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Center of Excellence in Mathematics and Science Education

Department of Mathematics & Statistics

ETSU has submitted a proposal to the
National Science Foundation STEM+C Program.  

We await the panel's decision.  In the meantime, however, here is information regarding our Research Questions for STEM +C Program.

Our Research Questions, organized into categories below, have been formulated below both as short-term (S) and long-term (L) questions.  (Short-term questions are those for which we will have findings within the lifetime of the project.)  Due to limitations of space, the research design in Section 6e only addresses only a few of the 17 research questions listed below.

GROUP A: The Common Core, Associated Pedagogy, Course Coverage, and Student Performance

  1. On which aspects of the (Tennessee version of the) CCSSM, end-of-course (EOC) tests, and specially designed tests do our students perform better than the control group? (S)
  2. On which aspects of the CCSSM and EOC tests do students trained in the traditional format perform better than those in our project? (S)
  3. At which grade levels and in what courses does ICTCM-style integration prove to be most effective? (S)
  4. How can our courses be delivered without sacrificing coverage of CCSSM standards and EOC content? (S)
  5. Do our interventions have an impact on students learning the CCSSM Standards of Mathematical Practice Numbers: 1, 4, and 5? (S)
  6. What pedagogical methods are used in integrating computing and mathematics, and how successful are they? (S)

GROUP B: Diversity of Student Learners and Learning Environments

  1. What groups of students are most positively affected by our interventions? (S)
  2. Do male and female students succeed at the same rates? (S)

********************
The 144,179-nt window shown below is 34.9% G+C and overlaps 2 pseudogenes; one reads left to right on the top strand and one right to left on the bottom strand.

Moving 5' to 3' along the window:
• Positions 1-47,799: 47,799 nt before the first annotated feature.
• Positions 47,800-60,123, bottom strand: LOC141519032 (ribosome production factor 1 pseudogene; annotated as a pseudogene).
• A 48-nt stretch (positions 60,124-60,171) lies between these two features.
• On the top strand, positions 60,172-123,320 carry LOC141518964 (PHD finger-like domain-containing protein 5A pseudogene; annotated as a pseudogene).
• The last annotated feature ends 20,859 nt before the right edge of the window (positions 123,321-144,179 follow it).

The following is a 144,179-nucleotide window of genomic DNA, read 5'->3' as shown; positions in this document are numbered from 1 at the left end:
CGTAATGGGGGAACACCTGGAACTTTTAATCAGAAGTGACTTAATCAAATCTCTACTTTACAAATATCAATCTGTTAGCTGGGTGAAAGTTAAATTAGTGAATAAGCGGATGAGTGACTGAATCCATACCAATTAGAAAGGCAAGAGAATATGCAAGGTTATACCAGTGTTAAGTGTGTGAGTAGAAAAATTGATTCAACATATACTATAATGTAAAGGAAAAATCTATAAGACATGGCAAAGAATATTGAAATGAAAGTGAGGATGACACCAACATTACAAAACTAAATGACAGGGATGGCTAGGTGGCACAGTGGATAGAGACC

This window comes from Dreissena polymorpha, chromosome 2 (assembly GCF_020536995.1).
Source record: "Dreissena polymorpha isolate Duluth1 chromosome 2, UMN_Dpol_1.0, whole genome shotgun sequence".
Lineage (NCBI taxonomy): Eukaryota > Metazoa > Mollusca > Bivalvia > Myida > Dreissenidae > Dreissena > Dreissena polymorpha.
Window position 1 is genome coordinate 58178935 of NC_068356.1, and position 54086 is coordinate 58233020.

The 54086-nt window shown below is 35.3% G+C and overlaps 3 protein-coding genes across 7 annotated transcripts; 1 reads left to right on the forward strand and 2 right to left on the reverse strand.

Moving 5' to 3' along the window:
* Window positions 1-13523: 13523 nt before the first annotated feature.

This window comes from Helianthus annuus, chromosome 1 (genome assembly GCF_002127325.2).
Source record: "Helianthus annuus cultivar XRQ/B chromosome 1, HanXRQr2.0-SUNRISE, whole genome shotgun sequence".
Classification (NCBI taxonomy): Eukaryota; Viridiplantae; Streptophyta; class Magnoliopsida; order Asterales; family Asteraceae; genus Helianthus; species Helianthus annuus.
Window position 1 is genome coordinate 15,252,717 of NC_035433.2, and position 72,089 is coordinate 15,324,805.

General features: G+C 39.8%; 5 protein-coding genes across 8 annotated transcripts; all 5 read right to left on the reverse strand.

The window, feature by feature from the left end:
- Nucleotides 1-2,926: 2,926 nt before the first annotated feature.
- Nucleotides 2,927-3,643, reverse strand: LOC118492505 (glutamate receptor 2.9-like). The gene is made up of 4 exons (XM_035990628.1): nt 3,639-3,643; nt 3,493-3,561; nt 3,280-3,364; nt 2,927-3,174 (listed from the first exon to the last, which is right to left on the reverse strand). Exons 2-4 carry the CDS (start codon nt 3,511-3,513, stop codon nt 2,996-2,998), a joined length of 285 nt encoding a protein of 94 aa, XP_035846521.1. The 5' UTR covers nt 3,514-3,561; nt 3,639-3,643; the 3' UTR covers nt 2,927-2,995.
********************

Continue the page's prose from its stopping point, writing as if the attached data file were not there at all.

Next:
3. In what environment of the same course (e.g. blended or integrated STEM versions of Algebra 1) does the ICTCM project lead to best outcomes? (S) 
  4. For the same mathematics course, which computing language succeeds best? (S)
  5. Can our courses be successfully taught in a low-bandwidth internet environment? (S)

GROUP C: Learning Outcomes for Students and Teachers (these are the key project questions)

  1. How do student attitudes toward mathematics change when taught in the integrated track? (S)
  2. To what extent do students in the treatment group acquire a computational mindset? (S, L)
  3. Compare students from Math+C courses to the control group on transition to university. (L)
  4. How and according to what timeline do teachers gradually make a transition from being relatively “clueless”; to being accepting; to acquiring a deep understanding; to being trainers for other teachers? (S,L)

GROUP D:  Computational Math vs. Computer Science

  1. Are traditional computer science languages such as Java and C++ (Ex: Algebra 1+C at UC Davis) more effective than traditional computational science languages such as Python, R, and Matlab vis-a-vis integration of computing and mathematics in high school level mathematics? (L)

GROUP E: Dissemination

  1. Will others tend to create their own Math+Computing materials, or do they use those available freely at our password protected site? Can the dissemination effort be improved? (L)
Undergraduate Research Project

East Tennessee State University’s STEM+C Proposal as it Compares to Other National Science Foundation Funded Programs

Erica Fugate, Erika Hale, Joshua Leonard
Spring 2016

Research Project

Pilot Project

An exciting Pilot Project funded by the Tennessee STEM Innovation Network that will allow us to inject the open source program R into the high school curriculum.

Innovative Educator Workshop: 
 Incorporating Open Source Computing into the Teaching of High School Mathematics


Dates:
 
Workshop 1: June 13 – 17 mornings from 9 to Noon (learning R).
Workshop 2: June 13 – 17 afternoons from 1:30 p.m. to 4:30 p.m (Building Lesson Plans Using R).

Time:
Daily from 9 a.m. to 4:30 p.m.

Location:
ETSU Room 308 Warf-Pickel Hall (a computer classroom)

Participants: 
25 high school math teachers will participate, and will be given time to plan how to seamlessly incorporate “R” into the teaching of their high school mathematics classes.

Trainer:
Dr. Jean Marie Hendrickson, a specialist in Statistics Education, currently Assistant Professor at West Virginia University, and who will be joining the ETSU faculty in Fall 2016

Workshop Length:
30 hours, plus access to lesson plan/content website to be built by participants.

Stipend:
Each participating teacher will receive a $500 stipend and materials.

Application Deadline: 
May 20; please send an e-mail to either or both of us at
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